Additionally, Backman pointed out that the potential for new communications and information technologies is far from being explored fully in the political arena. A more effective use of the potential is dependent on the development of granting universal access to the technologies. The democratic and educational aspects of technology are gaining importance, he said.
On the fourth day of the conference, experts talked about the future of information technology and telecommunications as well as the expanding use of telemedicine. Dr. Björn-Erik Erlandsson, professor and director, Department of Biomedical Engineering, Uppsala University Hospital, Sweden, discussed a new health care network proposal in Sweden called SJUNet (pronounced show-net), a broadband network that enables video communication. “We need distributed health care across great distances. Information should follow the patient, not the other way around,” he stated. The implementation of the network could lead to diminished lead time whenever a patient is moved from one hospital to another. In addition, the network would include pharmacies, local government, citizens and health care entities. SJUNet services encompass e-mail; videoconferencing; the capability to transfer large files containing information such as X-rays, ultrasounds and electroencephalograms; and applications for transactions such as referrals.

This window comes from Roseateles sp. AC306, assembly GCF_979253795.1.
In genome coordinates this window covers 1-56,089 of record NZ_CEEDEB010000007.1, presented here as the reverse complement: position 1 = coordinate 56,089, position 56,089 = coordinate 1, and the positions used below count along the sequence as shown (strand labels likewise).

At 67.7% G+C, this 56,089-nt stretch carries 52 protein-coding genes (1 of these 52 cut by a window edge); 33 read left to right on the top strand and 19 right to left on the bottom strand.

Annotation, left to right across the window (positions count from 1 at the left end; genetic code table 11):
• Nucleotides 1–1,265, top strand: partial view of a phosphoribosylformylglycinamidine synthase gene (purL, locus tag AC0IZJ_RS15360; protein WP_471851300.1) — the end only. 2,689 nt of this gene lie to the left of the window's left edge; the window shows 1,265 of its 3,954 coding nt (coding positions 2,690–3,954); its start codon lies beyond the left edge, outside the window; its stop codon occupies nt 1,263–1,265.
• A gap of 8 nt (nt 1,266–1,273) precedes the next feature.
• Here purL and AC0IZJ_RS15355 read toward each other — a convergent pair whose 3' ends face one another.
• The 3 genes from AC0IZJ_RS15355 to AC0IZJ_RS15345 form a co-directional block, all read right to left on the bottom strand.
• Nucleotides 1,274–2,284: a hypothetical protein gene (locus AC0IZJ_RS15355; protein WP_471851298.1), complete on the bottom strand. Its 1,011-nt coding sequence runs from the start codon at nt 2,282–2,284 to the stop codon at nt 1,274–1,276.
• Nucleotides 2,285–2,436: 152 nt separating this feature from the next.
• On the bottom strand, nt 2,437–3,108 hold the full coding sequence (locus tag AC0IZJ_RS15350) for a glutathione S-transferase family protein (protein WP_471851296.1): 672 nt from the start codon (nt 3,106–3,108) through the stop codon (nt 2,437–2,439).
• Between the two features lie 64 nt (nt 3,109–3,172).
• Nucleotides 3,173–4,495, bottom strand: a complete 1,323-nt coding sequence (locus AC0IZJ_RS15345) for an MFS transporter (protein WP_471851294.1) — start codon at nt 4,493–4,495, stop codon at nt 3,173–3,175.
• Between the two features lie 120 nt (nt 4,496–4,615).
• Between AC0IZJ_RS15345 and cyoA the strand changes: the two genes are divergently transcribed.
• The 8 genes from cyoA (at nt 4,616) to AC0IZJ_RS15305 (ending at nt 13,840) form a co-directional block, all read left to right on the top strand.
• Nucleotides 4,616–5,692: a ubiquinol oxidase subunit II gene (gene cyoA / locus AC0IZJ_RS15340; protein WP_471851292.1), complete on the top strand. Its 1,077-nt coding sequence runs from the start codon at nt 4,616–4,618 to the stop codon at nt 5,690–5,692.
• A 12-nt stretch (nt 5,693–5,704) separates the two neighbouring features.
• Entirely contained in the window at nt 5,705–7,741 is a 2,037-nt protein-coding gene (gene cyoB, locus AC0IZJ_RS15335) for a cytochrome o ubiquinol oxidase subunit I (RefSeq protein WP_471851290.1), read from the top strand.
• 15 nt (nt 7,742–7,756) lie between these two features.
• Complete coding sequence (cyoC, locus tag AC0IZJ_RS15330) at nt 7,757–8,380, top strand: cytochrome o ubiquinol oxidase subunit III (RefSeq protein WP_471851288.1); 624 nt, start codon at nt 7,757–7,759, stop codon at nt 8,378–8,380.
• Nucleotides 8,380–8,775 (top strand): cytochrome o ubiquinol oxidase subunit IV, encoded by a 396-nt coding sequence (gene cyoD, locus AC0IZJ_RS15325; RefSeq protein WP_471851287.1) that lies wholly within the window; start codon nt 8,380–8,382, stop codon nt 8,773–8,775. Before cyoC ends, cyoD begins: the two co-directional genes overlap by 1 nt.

The final day of the virtual event began with remarks on changing defense scenarios related to shrinking budgets, new concepts and technological change. Dr. Ragnavald H. Solstrand, director of research, Norwegian Defense Research Establishment, focused on the relationship among technology, defense and security.
“In this post-modern society, we are used to technology that pervades everyday life, especially in communications and computer technologies,” Solstrand said. “These are marked by a high rate of change, and we must look at the long-term impacts, which are dramatic. The technology development we’ve seen over the last 30 years changed the ground rules of warfare more than the sum of all changes over the last two to three centuries.”